Recently, media outlets have highlighted the situation in the Kurram Agency, located in Pakistan’s FATA region. Residents of the area are currently facing a food shortage due to an eight-month blockade of the Peshawar-Par Central Highway [as well as other major roads]. Below, CHUP contributor Jehan Riar [who also wrote “Pakistan’s Polio Problem”], discusses the security and humanitarian situation in the region:
The violence between Sunni and Shia Muslims, which has plagued parts of Pakistan, has further escalated under the weight of the increasing influence of the Taliban. Parachinar, the headquarters of the Kurram Agency located on the Pakistan-Afghanistan border, where the Taliban has employed methods like shooting, beheading, and even lynching, has been terrorized since April 2007. Moreover, the Taliban has been targeting people indigenous to the Kurram Agency, mostly followers of the Shia belief, because they refuse to conform to the Taliban ideology.
The single road that links Kurram Agency to Peshawar has been blockaded by the Taliban since April 2007 and other land routes that can be used to travel to the confined area from other parts of the country are not available. This blockade has caused numerous problems and the situation is so severe that doctors in the Northwest Frontier Province have appealed for urgent medical care to help prevent yet another humanitarian crisis.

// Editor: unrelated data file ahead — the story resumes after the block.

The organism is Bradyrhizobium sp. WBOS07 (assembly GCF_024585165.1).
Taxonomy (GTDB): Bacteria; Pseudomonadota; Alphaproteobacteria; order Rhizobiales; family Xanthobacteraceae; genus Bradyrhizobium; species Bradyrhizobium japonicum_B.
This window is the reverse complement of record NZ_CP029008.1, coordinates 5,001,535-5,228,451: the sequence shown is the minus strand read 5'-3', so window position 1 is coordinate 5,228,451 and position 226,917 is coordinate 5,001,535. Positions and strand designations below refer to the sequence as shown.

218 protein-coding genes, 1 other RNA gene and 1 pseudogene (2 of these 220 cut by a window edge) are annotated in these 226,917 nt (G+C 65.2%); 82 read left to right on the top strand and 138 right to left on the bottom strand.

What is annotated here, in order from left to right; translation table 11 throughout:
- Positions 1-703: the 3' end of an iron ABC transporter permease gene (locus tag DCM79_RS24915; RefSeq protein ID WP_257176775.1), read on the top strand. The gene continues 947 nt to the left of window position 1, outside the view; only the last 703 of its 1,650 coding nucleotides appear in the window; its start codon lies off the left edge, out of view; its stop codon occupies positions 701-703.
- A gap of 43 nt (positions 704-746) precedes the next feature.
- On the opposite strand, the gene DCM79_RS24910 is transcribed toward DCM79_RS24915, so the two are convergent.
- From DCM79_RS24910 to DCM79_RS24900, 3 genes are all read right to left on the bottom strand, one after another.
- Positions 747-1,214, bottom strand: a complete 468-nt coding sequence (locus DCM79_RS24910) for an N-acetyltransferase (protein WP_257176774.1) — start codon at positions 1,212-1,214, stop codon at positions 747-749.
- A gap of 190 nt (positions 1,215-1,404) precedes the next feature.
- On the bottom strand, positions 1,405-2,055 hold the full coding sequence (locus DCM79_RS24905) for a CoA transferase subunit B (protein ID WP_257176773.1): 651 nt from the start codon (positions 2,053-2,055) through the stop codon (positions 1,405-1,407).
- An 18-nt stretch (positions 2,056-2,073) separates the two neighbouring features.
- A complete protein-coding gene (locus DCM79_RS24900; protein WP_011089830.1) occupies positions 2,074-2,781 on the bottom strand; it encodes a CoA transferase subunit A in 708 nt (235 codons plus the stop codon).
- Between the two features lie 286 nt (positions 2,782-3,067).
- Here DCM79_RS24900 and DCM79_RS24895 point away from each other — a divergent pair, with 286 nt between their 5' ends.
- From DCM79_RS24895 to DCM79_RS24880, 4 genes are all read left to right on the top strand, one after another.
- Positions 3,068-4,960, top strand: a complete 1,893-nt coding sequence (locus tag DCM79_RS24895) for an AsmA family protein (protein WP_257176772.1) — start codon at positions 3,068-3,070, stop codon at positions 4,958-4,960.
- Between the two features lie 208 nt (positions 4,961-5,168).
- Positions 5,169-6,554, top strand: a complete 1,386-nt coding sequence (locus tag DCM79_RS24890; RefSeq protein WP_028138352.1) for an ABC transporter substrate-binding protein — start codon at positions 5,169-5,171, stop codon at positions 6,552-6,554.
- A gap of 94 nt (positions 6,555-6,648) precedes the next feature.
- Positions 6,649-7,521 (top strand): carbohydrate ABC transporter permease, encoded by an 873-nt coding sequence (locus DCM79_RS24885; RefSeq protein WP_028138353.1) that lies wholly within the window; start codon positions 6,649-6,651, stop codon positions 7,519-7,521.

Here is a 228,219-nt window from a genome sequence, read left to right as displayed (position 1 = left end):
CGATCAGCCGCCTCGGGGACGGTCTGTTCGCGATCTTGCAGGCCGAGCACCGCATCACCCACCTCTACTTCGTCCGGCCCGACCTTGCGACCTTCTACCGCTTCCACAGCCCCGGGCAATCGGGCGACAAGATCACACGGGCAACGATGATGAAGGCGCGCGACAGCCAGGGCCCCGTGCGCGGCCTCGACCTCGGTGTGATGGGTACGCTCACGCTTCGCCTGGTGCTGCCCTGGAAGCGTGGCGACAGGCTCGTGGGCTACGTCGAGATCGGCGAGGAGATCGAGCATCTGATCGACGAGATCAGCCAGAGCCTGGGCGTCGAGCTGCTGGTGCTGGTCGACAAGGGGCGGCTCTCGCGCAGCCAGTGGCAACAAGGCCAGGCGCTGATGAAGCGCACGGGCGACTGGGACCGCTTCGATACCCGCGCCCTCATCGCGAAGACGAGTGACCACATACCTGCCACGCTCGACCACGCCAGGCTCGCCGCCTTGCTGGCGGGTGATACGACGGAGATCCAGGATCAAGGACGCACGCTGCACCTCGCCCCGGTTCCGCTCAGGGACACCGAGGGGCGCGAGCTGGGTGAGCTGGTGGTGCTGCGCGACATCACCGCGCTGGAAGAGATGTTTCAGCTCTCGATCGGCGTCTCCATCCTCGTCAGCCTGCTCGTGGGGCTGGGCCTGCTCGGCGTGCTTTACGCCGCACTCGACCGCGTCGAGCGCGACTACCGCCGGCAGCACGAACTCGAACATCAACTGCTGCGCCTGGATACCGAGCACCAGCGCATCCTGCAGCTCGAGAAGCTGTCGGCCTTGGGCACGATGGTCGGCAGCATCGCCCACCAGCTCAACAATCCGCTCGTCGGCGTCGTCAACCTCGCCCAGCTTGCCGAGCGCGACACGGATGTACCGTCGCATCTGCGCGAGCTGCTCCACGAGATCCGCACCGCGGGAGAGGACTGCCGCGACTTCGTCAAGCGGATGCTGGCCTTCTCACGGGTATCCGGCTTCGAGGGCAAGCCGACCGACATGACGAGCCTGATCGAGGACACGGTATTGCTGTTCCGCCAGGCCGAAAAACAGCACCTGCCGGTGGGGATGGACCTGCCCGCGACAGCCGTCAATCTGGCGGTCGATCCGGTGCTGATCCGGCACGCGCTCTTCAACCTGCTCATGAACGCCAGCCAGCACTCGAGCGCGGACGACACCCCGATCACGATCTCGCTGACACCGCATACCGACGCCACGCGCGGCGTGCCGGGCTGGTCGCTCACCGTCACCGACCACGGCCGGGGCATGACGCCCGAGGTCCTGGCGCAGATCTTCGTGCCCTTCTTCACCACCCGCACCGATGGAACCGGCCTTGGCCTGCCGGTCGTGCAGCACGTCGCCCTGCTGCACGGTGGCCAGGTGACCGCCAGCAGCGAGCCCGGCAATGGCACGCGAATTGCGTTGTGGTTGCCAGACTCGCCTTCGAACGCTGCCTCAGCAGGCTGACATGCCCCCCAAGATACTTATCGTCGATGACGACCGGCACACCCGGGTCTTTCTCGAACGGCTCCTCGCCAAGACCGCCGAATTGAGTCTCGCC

Import of essential supplies such as medicine, relief items and even flour sugar and oil are no longer available in the area due to a blockade of the Kurram agency by Sunni tribesmen. Dr. Asghar Jan, head of the main hospital in the Kurram tribal district told the BBC, “there is a serious shortage of food as well as medical supplies due to the road blockade.”
In an attempt to avoid Taliban attacks on schools in the Kurram Agency, the Pakistani government postponed secondary school final examinations. When the examinations were later restored due to student-held protests, two students were kidnapped and killed by the Taliban. Since this incident, the education of students stranded in Parachinar has been adversely affected, evidenced by a decrease in literacy and employment in the region. Jabar Ali, a Parachinar doctor, working in Peshawar, said to the BBC, “My brothers are sisters who are due to sit exams have not been able to go to school because no teachers are available…many teachers have left the area because…people cannot lead normal lives.”
In June 2008, the Pakistani government’s attempts to bring a road convoy of supplies to the confined minority were spoiled by armed Taliban fighters, resulting in a shoot-out, killing several, mostly Shia, truck drivers. As a last resort, people of the area are now smuggling basic necessities such as oil, wheat and sugar into the district by horse through small channels in the mountains.
The situation in the Kurram Agency is dire and poses major humanitarian ramifications if the region continues to remain isolated. The sectarian nature of the violence is also problematic. According to the BBC, “Residents say this is the first time that the sectarian conflict has led to a sustained and organized blockade of the region. They blame the Taliban.”
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